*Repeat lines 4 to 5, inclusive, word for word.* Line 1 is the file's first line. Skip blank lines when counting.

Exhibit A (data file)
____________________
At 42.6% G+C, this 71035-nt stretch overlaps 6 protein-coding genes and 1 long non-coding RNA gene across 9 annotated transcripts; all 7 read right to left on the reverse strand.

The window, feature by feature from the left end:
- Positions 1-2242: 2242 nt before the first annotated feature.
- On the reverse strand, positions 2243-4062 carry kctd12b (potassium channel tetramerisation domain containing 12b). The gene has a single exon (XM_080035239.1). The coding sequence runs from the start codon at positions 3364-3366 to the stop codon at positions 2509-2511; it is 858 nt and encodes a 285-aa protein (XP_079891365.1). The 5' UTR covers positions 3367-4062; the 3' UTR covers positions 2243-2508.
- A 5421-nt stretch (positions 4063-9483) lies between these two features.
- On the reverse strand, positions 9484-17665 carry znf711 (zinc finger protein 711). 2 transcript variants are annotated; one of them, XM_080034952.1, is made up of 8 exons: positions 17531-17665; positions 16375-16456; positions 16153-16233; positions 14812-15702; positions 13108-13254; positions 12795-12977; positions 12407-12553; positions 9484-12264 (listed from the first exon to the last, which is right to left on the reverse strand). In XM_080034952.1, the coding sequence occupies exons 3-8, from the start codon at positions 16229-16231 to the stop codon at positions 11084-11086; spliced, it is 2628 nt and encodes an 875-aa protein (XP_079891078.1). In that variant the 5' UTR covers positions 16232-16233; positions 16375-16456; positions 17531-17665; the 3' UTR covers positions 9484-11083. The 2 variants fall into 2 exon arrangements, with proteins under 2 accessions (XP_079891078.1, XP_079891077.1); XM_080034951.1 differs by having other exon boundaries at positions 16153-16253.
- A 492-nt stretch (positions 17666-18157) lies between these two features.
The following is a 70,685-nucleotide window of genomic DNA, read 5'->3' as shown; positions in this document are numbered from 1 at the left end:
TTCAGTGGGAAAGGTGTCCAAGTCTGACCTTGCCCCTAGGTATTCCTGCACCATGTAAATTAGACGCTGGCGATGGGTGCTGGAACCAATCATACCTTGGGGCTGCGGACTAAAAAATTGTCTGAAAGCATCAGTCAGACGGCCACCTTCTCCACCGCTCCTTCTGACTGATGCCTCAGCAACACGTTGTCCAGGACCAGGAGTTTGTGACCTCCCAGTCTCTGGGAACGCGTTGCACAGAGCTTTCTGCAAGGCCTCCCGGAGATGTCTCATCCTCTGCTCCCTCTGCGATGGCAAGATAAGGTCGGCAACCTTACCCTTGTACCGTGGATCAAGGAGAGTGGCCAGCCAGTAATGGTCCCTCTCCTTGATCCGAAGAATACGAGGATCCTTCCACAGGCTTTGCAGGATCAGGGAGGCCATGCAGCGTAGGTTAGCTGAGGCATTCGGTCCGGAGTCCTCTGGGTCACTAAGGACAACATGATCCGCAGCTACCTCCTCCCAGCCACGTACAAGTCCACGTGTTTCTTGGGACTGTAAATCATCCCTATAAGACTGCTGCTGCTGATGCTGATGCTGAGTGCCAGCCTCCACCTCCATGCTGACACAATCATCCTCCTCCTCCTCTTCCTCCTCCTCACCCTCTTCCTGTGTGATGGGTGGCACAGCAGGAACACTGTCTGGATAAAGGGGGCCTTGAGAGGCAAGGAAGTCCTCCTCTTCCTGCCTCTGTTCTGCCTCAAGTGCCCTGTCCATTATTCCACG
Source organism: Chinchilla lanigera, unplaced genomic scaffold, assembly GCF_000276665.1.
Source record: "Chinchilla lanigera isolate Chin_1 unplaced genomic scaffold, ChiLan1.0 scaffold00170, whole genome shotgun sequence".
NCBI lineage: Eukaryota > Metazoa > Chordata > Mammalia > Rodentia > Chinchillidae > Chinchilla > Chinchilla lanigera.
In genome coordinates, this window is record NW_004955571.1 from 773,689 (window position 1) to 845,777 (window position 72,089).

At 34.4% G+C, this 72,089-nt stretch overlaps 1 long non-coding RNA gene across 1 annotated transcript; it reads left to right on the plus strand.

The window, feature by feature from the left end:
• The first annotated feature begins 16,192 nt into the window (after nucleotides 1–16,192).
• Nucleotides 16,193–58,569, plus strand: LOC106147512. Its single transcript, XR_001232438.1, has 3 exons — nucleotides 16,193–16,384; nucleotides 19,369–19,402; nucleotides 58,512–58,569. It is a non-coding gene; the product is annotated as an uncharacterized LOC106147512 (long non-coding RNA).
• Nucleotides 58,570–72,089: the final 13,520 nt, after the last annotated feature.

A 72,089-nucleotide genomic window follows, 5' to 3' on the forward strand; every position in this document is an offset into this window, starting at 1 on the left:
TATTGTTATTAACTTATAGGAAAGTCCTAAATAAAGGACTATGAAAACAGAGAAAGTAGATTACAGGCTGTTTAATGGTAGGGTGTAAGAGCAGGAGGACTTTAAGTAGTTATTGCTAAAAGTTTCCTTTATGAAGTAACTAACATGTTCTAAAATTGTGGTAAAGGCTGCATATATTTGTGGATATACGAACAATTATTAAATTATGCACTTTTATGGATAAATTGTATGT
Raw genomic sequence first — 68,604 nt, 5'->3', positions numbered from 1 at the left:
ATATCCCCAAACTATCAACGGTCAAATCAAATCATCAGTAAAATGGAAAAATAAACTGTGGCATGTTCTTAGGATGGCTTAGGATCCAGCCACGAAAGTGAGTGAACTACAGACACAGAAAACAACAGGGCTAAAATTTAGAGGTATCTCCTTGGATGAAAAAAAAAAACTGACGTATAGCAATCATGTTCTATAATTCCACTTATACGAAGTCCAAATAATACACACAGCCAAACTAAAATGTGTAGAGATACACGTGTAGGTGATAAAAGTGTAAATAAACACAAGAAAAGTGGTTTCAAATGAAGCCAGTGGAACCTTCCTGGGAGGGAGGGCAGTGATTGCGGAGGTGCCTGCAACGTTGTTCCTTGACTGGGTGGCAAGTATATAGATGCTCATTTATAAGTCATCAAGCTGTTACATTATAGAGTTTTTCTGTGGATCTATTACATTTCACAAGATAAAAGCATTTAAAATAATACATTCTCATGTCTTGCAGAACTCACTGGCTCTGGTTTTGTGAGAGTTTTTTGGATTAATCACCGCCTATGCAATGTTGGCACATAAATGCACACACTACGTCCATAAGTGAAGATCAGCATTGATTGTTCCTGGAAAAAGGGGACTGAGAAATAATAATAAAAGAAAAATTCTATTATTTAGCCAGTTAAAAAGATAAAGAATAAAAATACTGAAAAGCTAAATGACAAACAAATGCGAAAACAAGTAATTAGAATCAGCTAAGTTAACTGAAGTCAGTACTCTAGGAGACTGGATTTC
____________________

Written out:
- On the reverse strand, positions 2243-4062 carry kctd12b (potassium channel tetramerisation domain containing 12b). The gene has a single exon (XM_080035239.1). The coding sequence runs from the start codon at positions 3364-3366 to the stop codon at positions 2509-2511; it is 858 nt and encodes a 285-aa protein (XP_079891365.1). The 5' UTR covers positions 3367-4062; the 3' UTR covers positions 2243-2508.
- A 5421-nt stretch (positions 4063-9483) lies between these two features.